3 Answers | Add Yours
The house itself, in its decadence and ruin, represents what many critics consider an unhealthy relationship between Roderick and his sister Madeline. As the narrator approaches the house, he notes the overgrown vegetation engulfing the house and a crack running along the cornerstone, then spreading out to both the top and bottom. Once inside, he hears sounds as if the house is sighing and groaning (no, it's not just the wind), and later these noises are confused with the actual cries of Madeleine as she tries to beat and claw her way out of her casket when she is mistaken for dead and buried alive. The final scene is the crescendoing "cymbal crash" as the whole house comes toppling down, when only the narrator escapes alive. Indeed, Poe portrays in a very graphic way something very rotten in the Usher household - most likely an incestuous union between brother and sister.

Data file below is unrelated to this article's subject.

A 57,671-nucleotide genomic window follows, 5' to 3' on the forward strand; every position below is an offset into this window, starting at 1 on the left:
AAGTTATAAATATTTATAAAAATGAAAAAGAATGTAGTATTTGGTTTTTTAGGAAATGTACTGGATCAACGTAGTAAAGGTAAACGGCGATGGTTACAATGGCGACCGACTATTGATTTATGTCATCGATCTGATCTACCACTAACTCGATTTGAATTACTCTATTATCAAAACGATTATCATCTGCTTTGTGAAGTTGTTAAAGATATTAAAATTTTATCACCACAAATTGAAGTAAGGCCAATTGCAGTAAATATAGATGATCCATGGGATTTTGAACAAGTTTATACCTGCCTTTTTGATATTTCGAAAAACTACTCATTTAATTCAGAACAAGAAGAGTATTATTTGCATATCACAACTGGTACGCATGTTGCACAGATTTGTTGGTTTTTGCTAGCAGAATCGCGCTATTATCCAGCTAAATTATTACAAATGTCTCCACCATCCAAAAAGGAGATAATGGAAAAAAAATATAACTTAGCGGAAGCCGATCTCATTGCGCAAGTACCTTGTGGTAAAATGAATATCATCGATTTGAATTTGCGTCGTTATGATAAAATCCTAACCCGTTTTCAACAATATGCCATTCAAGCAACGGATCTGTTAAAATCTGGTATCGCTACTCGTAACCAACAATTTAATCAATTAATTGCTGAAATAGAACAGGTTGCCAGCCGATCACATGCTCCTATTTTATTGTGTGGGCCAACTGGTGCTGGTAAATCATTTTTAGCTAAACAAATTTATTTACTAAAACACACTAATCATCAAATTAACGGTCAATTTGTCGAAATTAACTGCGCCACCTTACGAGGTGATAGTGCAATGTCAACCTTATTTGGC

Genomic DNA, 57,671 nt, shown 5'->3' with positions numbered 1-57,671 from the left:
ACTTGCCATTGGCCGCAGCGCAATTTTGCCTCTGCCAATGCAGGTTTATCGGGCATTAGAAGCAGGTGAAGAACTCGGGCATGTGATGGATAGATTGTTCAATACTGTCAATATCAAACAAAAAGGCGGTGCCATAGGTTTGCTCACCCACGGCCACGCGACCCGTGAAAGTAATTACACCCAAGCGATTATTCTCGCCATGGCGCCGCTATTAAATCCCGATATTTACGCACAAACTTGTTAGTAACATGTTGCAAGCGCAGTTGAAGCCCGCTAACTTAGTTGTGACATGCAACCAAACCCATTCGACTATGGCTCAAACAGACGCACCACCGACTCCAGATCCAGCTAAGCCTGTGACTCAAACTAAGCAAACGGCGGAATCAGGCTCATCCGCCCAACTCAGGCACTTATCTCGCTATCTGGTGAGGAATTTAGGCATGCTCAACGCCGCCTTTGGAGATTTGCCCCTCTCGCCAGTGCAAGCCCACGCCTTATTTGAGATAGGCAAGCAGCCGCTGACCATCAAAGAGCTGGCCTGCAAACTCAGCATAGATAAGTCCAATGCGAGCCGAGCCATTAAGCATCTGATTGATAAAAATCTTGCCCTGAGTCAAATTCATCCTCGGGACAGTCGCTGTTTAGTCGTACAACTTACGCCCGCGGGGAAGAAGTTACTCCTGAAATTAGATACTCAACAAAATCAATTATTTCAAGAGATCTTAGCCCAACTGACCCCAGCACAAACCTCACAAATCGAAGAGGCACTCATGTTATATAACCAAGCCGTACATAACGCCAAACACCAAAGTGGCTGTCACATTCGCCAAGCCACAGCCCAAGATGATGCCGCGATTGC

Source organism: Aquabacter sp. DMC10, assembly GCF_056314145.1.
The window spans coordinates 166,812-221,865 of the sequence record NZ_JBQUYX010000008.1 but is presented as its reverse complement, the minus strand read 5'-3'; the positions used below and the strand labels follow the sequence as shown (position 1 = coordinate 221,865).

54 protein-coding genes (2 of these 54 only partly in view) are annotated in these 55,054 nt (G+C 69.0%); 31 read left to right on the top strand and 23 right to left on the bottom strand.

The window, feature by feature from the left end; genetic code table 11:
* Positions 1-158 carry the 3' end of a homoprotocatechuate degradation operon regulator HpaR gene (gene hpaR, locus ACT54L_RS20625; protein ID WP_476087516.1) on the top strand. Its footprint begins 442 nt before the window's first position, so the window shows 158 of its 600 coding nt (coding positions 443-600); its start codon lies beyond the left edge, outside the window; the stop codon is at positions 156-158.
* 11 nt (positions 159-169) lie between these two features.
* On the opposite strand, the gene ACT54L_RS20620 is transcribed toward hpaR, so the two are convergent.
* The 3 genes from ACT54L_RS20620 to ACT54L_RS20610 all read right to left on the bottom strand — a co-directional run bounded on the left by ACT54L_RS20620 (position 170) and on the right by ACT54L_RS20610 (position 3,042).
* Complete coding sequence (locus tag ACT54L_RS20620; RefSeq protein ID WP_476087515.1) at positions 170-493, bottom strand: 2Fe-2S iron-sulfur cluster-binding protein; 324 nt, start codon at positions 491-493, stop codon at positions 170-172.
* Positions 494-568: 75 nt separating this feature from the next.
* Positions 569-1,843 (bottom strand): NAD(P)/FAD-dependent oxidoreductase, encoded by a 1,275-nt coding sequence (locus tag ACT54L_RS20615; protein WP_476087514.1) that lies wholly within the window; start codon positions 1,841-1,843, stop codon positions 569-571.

In the story, the narrator first sees the House of Usher in the very first paragraph. You can look there for more details...
As soon as the narrator sees the house, he starts getting very bad feelings about it.
with the first glimpse of the building, a sense of insufferable gloom pervaded my spirit
He says that it filled him with melancholy. He didn't like the way anything looked -- the house, the wall, the area around it. He says the windows looked like empty eye sockets and the trees looked decayed.
The first paragraph of the story gives many more things that made him feel the way he did, but the overall first impression he gets is very definitely negative.
“portion of the masonry had fallen...there appeared to be a wild inconsistency between its still perfect adaptation of parts, and the crumbling condition of the individual stones. The eye of a scrutinizing observer might have [noticed] a barely perceptible fissure, which, extending from the roof of the building in front made its way down the wall in a zigzag direction, until it became lost in the sullen waters of the tarn."
i.e. it is falling asunder and has cracks in it
We’ve answered 330,302 questions. We can answer yours, too.Ask a question